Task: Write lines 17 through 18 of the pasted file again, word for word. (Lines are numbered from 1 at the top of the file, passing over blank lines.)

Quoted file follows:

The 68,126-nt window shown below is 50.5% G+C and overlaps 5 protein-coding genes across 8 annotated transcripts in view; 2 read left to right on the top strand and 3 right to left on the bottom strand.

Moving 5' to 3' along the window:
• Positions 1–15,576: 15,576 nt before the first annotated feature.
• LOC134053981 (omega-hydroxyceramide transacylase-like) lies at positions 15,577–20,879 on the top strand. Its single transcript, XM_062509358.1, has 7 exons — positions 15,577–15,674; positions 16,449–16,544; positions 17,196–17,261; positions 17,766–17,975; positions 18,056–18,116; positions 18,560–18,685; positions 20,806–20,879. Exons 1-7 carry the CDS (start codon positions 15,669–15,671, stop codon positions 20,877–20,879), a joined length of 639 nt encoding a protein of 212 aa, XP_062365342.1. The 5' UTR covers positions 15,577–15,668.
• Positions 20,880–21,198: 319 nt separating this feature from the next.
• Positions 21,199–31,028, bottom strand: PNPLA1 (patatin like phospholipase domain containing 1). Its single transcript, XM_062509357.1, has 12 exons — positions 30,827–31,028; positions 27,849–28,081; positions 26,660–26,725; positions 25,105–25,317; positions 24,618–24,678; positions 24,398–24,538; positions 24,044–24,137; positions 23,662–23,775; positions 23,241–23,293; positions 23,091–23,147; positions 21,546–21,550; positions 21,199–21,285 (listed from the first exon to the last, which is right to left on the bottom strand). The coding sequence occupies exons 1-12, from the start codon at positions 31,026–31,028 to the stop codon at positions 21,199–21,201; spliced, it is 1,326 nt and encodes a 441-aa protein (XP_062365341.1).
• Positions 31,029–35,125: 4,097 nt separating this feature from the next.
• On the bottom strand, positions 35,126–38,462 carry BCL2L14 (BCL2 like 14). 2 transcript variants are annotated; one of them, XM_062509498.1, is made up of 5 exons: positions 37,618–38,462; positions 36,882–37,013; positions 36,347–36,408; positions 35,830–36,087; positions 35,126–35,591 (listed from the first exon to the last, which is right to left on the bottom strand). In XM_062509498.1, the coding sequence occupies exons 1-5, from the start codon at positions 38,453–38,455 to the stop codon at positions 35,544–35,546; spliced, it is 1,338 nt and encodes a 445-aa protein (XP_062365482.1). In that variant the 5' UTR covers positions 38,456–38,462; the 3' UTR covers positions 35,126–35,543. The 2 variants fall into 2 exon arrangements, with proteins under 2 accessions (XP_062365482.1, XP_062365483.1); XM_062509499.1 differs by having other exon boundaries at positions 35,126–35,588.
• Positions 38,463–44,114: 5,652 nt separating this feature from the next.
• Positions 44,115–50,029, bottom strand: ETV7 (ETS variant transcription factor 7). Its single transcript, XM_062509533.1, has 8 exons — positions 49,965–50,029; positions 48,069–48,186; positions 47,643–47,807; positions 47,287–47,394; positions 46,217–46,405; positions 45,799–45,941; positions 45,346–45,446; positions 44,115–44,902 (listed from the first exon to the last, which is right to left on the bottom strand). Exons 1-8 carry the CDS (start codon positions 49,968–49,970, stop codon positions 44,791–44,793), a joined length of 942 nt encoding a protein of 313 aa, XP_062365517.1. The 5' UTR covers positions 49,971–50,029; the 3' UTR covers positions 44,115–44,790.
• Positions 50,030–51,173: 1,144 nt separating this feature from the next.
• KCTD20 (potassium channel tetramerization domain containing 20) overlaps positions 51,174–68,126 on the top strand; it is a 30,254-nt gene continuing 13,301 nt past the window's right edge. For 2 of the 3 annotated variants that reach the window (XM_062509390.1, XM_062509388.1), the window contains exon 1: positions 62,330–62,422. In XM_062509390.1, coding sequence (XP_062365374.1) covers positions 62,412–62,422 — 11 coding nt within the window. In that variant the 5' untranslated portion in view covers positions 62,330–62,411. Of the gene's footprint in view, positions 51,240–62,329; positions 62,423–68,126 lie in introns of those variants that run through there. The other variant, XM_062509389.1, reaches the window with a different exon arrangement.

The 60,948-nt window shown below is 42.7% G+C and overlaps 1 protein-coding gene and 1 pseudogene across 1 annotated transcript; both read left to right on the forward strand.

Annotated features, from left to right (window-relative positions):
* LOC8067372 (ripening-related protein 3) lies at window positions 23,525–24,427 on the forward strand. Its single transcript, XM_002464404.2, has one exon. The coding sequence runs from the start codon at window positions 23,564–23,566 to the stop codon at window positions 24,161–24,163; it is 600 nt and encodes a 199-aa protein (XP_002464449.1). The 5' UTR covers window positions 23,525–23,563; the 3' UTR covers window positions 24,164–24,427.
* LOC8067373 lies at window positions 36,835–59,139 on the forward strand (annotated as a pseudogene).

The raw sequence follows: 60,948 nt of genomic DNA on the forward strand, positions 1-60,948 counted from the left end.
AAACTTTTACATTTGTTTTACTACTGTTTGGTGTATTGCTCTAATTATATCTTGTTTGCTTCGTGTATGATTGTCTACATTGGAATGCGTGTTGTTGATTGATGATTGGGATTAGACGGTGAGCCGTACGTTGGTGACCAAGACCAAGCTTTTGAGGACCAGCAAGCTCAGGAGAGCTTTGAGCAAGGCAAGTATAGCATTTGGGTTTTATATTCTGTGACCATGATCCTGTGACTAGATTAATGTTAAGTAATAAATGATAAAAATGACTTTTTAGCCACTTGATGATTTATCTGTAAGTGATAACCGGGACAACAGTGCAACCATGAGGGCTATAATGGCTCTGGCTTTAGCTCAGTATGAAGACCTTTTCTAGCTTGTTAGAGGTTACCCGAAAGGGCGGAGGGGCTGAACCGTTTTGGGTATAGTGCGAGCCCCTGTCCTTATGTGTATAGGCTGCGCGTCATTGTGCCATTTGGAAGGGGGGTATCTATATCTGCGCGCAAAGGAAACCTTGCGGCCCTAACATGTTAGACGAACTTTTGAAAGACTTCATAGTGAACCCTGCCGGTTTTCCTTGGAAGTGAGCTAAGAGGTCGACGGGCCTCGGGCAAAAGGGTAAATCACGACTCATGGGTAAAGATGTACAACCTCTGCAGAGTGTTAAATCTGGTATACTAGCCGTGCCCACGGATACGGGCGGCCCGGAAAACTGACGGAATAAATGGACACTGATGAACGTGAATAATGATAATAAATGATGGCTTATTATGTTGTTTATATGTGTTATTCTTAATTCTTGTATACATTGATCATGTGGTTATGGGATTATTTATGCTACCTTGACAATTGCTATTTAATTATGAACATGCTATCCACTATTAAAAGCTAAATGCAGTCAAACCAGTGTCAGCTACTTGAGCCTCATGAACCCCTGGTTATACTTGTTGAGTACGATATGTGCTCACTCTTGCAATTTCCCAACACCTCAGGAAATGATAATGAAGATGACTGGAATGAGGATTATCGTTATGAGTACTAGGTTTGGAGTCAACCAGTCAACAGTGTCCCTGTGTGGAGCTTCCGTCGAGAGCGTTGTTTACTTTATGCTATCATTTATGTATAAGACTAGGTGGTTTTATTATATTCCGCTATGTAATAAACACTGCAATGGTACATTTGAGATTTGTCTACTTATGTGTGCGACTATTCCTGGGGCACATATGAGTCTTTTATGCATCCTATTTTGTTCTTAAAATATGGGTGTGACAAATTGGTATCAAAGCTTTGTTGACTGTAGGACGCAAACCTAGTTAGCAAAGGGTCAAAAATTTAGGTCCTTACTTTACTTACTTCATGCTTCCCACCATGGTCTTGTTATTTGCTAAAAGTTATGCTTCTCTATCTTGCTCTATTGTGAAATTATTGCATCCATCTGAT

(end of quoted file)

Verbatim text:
The raw sequence follows: 60,948 nt of genomic DNA on the forward strand, positions 1-60,948 counted from the left end.
AAACTTTTACATTTGTTTTACTACTGTTTGGTGTATTGCTCTAATTATATCTTGTTTGCTTCGTGTATGATTGTCTACATTGGAATGCGTGTTGTTGATTGATGATTGGGATTAGACGGTGAGCCGTACGTTGGTGACCAAGACCAAGCTTTTGAGGACCAGCAAGCTCAGGAGAGCTTTGAGCAAGGCAAGTATAGCATTTGGGTTTTATATTCTGTGACCATGATCCTGTGACTAGATTAATGTTAAGTAATAAATGATAAAAATGACTTTTTAGCCACTTGATGATTTATCTGTAAGTGATAACCGGGACAACAGTGCAACCATGAGGGCTATAATGGCTCTGGCTTTAGCTCAGTATGAAGACCTTTTCTAGCTTGTTAGAGGTTACCCGAAAGGGCGGAGGGGCTGAACCGTTTTGGGTATAGTGCGAGCCCCTGTCCTTATGTGTATAGGCTGCGCGTCATTGTGCCATTTGGAAGGGGGGTATCTATATCTGCGCGCAAAGGAAACCTTGCGGCCCTAACATGTTAGACGAACTTTTGAAAGACTTCATAGTGAACCCTGCCGGTTTTCCTTGGAAGTGAGCTAAGAGGTCGACGGGCCTCGGGCAAAAGGGTAAATCACGACTCATGGGTAAAGATGTACAACCTCTGCAGAGTGTTAAATCTGGTATACTAGCCGTGCCCACGGATACGGGCGGCCCGGAAAACTGACGGAATAAATGGACACTGATGAACGTGAATAATGATAATAAATGATGGCTTATTATGTTGTTTATATGTGTTATTCTTAATTCTTGTATACATTGATCATGTGGTTATGGGATTATTTATGCTACCTTGACAATTGCTATTTAATTATGAACATGCTATCCACTATTAAAAGCTAAATGCAGTCAAACCAGTGTCAGCTACTTGAGCCTCATGAACCCCTGGTTATACTTGTTGAGTACGATATGTGCTCACTCTTGCAATTTCCCAACACCTCAGGAAATGATAATGAAGATGACTGGAATGAGGATTATCGTTATGAGTACTAGGTTTGGAGTCAACCAGTCAACAGTGTCCCTGTGTGGAGCTTCCGTCGAGAGCGTTGTTTACTTTATGCTATCATTTATGTATAAGACTAGGTGGTTTTATTATATTCCGCTATGTAATAAACACTGCAATGGTACATTTGAGATTTGTCTACTTATGTGTGCGACTATTCCTGGGGCACATATGAGTCTTTTATGCATCCTATTTTGTTCTTAAAATATGGGTGTGACAAATTGGTATCAAAGCTTTGTTGACTGTAGGACGCAAACCTAGTTAGCAAAGGGTCAAAAATTTAGGTCCTTACTTTACTTACTTCATGCTTCCCACCATGGTCTTGTTATTTGCTAAAAGTTATGCTTCTCTATCTTGCTCTATTGTGAAATTATTGCATCCATCTGAT